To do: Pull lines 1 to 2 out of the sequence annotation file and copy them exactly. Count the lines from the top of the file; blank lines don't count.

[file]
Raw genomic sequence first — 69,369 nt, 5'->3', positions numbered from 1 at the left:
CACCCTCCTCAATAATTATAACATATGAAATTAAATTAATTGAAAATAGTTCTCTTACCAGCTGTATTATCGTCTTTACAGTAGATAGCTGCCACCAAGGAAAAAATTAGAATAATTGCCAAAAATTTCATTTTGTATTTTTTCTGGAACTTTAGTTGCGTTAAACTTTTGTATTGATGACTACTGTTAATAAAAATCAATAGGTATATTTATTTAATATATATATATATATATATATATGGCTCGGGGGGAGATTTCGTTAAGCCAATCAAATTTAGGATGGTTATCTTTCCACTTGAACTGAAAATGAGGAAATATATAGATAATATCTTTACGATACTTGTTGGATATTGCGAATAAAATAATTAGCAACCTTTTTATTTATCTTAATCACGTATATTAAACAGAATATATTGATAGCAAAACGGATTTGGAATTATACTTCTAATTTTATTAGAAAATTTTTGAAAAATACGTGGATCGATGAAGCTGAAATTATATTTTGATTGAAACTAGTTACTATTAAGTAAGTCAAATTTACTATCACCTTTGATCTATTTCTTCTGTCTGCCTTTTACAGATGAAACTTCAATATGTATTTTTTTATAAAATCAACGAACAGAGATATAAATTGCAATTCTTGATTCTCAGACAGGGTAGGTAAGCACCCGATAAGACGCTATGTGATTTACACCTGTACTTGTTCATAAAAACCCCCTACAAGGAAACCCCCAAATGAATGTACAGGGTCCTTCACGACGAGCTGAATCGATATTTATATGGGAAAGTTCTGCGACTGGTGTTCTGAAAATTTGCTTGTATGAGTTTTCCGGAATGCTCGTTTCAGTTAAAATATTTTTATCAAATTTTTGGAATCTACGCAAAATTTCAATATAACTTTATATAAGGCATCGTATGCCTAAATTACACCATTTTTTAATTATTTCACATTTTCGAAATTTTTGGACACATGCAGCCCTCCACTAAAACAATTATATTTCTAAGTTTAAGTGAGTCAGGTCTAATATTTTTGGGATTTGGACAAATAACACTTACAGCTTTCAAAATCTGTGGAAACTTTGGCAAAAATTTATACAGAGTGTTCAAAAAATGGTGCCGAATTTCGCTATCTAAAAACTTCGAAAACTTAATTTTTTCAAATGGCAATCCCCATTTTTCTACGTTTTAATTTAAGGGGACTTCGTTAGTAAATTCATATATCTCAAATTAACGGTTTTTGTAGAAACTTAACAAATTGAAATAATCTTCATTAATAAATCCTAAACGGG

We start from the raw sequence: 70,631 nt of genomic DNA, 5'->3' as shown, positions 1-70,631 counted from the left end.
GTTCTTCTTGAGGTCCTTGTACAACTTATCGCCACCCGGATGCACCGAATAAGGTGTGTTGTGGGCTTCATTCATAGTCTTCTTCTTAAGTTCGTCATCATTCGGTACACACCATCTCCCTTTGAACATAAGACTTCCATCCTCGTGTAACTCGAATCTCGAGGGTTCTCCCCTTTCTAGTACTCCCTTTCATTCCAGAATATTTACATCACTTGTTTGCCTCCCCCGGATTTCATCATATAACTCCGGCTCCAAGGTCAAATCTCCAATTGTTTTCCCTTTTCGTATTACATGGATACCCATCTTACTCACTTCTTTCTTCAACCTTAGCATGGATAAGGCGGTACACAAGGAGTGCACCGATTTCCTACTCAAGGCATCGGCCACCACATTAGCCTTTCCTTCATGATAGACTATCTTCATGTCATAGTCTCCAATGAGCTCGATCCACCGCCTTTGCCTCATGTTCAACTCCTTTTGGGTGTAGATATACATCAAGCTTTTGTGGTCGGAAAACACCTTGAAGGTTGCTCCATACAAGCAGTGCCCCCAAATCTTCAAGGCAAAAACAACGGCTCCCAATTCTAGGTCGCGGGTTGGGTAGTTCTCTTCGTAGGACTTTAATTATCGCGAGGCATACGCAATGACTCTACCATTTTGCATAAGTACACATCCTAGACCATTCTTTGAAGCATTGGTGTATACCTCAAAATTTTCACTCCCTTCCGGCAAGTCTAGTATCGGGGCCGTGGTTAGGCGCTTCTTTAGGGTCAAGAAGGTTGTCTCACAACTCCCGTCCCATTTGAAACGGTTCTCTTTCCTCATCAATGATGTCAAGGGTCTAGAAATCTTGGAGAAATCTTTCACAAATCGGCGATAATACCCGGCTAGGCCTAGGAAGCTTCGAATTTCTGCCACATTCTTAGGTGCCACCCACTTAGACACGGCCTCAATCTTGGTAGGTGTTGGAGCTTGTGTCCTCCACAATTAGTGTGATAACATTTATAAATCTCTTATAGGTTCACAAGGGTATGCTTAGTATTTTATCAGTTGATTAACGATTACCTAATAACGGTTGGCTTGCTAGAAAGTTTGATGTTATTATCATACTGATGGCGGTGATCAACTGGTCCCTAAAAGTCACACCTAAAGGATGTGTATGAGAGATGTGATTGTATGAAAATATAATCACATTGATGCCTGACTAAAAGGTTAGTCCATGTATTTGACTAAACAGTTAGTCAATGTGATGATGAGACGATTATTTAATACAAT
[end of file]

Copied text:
Raw genomic sequence first — 69,369 nt, 5'->3', positions numbered from 1 at the left:
CACCCTCCTCAATAATTATAACATATGAAATTAAATTAATTGAAAATAGTTCTCTTACCAGCTGTATTATCGTCTTTACAGTAGATAGCTGCCACCAAGGAAAAAATTAGAATAATTGCCAAAAATTTCATTTTGTATTTTTTCTGGAACTTTAGTTGCGTTAAACTTTTGTATTGATGACTACTGTTAATAAAAATCAATAGGTATATTTATTTAATATATATATATATATATATATATGGCTCGGGGGGAGATTTCGTTAAGCCAATCAAATTTAGGATGGTTATCTTTCCACTTGAACTGAAAATGAGGAAATATATAGATAATATCTTTACGATACTTGTTGGATATTGCGAATAAAATAATTAGCAACCTTTTTATTTATCTTAATCACGTATATTAAACAGAATATATTGATAGCAAAACGGATTTGGAATTATACTTCTAATTTTATTAGAAAATTTTTGAAAAATACGTGGATCGATGAAGCTGAAATTATATTTTGATTGAAACTAGTTACTATTAAGTAAGTCAAATTTACTATCACCTTTGATCTATTTCTTCTGTCTGCCTTTTACAGATGAAACTTCAATATGTATTTTTTTATAAAATCAACGAACAGAGATATAAATTGCAATTCTTGATTCTCAGACAGGGTAGGTAAGCACCCGATAAGACGCTATGTGATTTACACCTGTACTTGTTCATAAAAACCCCCTACAAGGAAACCCCCAAATGAATGTACAGGGTCCTTCACGACGAGCTGAATCGATATTTATATGGGAAAGTTCTGCGACTGGTGTTCTGAAAATTTGCTTGTATGAGTTTTCCGGAATGCTCGTTTCAGTTAAAATATTTTTATCAAATTTTTGGAATCTACGCAAAATTTCAATATAACTTTATATAAGGCATCGTATGCCTAAATTACACCATTTTTTAATTATTTCACATTTTCGAAATTTTTGGACACATGCAGCCCTCCACTAAAACAATTATATTTCTAAGTTTAAGTGAGTCAGGTCTAATATTTTTGGGATTTGGACAAATAACACTTACAGCTTTCAAAATCTGTGGAAACTTTGGCAAAAATTTATACAGAGTGTTCAAAAAATGGTGCCGAATTTCGCTATCTAAAAACTTCGAAAACTTAATTTTTTCAAATGGCAATCCCCATTTTTCTACGTTTTAATTTAAGGGGACTTCGTTAGTAAATTCATATATCTCAAATTAACGGTTTTTGTAGAAACTTAACAAATTGAAATAATCTTCATTAATAAATCCTAAACGGG